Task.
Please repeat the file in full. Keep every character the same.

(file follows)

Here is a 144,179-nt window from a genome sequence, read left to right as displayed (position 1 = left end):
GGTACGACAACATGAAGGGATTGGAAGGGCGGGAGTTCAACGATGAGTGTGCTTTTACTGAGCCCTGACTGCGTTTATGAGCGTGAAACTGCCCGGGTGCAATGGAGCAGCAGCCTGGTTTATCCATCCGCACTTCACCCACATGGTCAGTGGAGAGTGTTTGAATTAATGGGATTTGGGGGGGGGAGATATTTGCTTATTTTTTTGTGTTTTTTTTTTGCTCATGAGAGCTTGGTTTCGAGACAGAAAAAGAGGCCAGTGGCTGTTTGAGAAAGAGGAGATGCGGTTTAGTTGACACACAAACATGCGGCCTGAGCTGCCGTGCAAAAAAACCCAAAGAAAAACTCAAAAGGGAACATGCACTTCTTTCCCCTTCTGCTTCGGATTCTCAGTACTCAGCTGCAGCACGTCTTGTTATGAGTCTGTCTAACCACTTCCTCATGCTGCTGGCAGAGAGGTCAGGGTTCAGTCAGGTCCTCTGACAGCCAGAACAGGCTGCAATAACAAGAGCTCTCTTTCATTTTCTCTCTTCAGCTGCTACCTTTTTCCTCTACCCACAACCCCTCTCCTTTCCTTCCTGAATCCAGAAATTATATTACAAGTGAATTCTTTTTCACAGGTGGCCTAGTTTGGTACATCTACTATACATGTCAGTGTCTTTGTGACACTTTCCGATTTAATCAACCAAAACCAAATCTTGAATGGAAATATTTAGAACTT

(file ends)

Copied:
Here is a 144,179-nt window from a genome sequence, read left to right as displayed (position 1 = left end):
GGTACGACAACATGAAGGGATTGGAAGGGCGGGAGTTCAACGATGAGTGTGCTTTTACTGAGCCCTGACTGCGTTTATGAGCGTGAAACTGCCCGGGTGCAATGGAGCAGCAGCCTGGTTTATCCATCCGCACTTCACCCACATGGTCAGTGGAGAGTGTTTGAATTAATGGGATTTGGGGGGGGGAGATATTTGCTTATTTTTTTGTGTTTTTTTTTTGCTCATGAGAGCTTGGTTTCGAGACAGAAAAAGAGGCCAGTGGCTGTTTGAGAAAGAGGAGATGCGGTTTAGTTGACACACAAACATGCGGCCTGAGCTGCCGTGCAAAAAAACCCAAAGAAAAACTCAAAAGGGAACATGCACTTCTTTCCCCTTCTGCTTCGGATTCTCAGTACTCAGCTGCAGCACGTCTTGTTATGAGTCTGTCTAACCACTTCCTCATGCTGCTGGCAGAGAGGTCAGGGTTCAGTCAGGTCCTCTGACAGCCAGAACAGGCTGCAATAACAAGAGCTCTCTTTCATTTTCTCTCTTCAGCTGCTACCTTTTTCCTCTACCCACAACCCCTCTCCTTTCCTTCCTGAATCCAGAAATTATATTACAAGTGAATTCTTTTTCACAGGTGGCCTAGTTTGGTACATCTACTATACATGTCAGTGTCTTTGTGACACTTTCCGATTTAATCAACCAAAACCAAATCTTGAATGGAAATATTTAGAACTT